Hecla Mining Company – Durita Facility

1.0 General Site Information

Site Location: Montrose County, CO
Agreement State License Number: 317-02
Agreement State Contact: Shiya Wang Shiya.wang@state.co.us
NRC Agreement State Site Monitor: Duncan White Duncan.White@nrc.gov
NRC Site Monitor: Martha Poston-Brown Martha.Poston-Brown@nrc.gov

2.0 Site Description

The site occupies 192 acres in Montrose County, approximately 100 miles south of Grand Junction and 2.5 miles west of Naturita (Figure 1) and is about 2 road miles west from the San Miguel River Valley floor at an elevation of about 5600 feet. This location is within the Canyon Lands area of the Colorado Plateau.

3.0 Site History

The Durita facility was a secondary extraction heap leach operation built in 1977 by Ranchers Exploration and Development Corporation (Ranchers). The facility was operated by Ranchers from 1977 to 1979. Hecla Mining Company (Hecla) merged with Ranchers in 1984. The reclamation plan was developed and implemented by Hecla. All of the estimated 700,000 tons of feedstock "ore" for the mill were tailings from the Naturita mill site.  The tailings were trucked to the site and dumped into a crusher. The crushed tailings were conveyed to one of the three clay-lined heap leach tanks. When the tanks were full, the tailings surface was flooded with a dilute 5% sulfuric acid solution. The percolating acidic solution leached uranium and vanadium from the tailings. This solution was collected by slotted pipes in the bottom of each leach tank and then transferred by gravity flow to the extraction plant. Uranium and vanadium were recovered by ion exchange and solvent extraction. The waste liquid was stored in six onsite evaporation ponds. After operations ceased, the leach tanks were covered. The evaporation ponds were left uncovered to allow liquids to evaporate.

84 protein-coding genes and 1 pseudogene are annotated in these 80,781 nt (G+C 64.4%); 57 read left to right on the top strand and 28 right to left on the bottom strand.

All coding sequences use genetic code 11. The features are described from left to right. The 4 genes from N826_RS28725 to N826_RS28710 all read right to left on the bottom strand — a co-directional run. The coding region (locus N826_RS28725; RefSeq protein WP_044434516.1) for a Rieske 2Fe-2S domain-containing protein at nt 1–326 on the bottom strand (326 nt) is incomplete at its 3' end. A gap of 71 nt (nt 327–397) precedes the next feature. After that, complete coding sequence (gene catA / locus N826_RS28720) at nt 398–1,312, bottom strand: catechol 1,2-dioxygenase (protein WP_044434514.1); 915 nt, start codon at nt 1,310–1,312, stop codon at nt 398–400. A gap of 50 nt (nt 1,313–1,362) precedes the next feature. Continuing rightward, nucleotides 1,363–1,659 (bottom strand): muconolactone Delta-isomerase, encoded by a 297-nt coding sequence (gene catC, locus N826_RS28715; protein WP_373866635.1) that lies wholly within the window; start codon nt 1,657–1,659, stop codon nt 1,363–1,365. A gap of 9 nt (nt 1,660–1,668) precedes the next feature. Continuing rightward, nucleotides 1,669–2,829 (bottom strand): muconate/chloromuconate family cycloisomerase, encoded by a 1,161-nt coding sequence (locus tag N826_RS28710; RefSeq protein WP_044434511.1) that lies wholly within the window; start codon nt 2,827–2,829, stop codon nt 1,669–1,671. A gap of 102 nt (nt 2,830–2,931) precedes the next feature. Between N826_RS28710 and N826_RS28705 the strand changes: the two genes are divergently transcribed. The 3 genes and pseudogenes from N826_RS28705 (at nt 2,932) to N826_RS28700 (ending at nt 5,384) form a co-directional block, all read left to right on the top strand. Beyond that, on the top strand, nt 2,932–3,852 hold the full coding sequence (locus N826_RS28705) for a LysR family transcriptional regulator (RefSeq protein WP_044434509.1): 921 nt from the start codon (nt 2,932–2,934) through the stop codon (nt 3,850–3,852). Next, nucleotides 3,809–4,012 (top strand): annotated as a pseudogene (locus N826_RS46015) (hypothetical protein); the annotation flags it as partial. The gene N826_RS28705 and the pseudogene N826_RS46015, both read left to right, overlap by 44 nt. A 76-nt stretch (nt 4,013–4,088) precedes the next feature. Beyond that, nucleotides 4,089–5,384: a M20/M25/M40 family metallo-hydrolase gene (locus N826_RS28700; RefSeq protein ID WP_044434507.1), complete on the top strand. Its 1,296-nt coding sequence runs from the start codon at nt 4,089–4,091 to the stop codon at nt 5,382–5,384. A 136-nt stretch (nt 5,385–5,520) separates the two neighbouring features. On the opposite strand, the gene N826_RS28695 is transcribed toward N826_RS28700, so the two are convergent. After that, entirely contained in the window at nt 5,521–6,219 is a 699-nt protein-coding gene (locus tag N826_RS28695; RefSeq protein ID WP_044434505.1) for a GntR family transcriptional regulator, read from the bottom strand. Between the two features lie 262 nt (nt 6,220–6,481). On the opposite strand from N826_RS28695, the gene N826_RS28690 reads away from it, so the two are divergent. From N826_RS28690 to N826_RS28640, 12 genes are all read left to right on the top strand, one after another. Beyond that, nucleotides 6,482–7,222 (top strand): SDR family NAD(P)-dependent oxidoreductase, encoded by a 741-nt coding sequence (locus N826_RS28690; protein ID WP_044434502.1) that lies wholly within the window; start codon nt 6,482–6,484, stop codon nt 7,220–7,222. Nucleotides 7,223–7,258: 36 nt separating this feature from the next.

Formal decommissioning and reclamation of the site began in 1992. Equipment and facilities in the process plant and tailings process areas were demolished or salvaged. The salvaged items were decontaminated and removed from the site in accordance with the release criteria. Non-salvaged equipment and structures were buried onsite, in place, or if contaminated, buried in the leach tanks. Contaminated soils were excavated and placed in either the leach tanks or a disposal cell. During reclamation, no evidence of leakage from the evaporation ponds was noted, and material beneath the ponds was dry. Final reclamation construction activities were completed in 1999.

Reclamation at the Durita mill facility in Montrose County, Colorado, consisted of stabilizing three heap leach tanks, salvaging equipment that could be decontaminated, demolishing the remaining site structures and equipment, and disposing of contaminated equipment and debris onsite. Contaminated mill site soils also were disposed of onsite. The surface was contoured to establish positive drainage, and disturbed areas were seeded with endemic plant species. All disposed of materials are isolated from the environment in buried, engineered disposal structures.

Map image from U.S. Department of Energy Draft Long-term Surveillance Plan for the Durita Colorado UMTRCA Title II Disposal Site, Montrose County CO, November 2020 LMS/DTA/S01514-0.0
Image from U.S. Department of Energy Draft Long-term Surveillance Plan for the Durita Colorado UMTRCA Title II Disposal Site, Montrose County CO, November 2020 LMS/DTA/S01514-0.0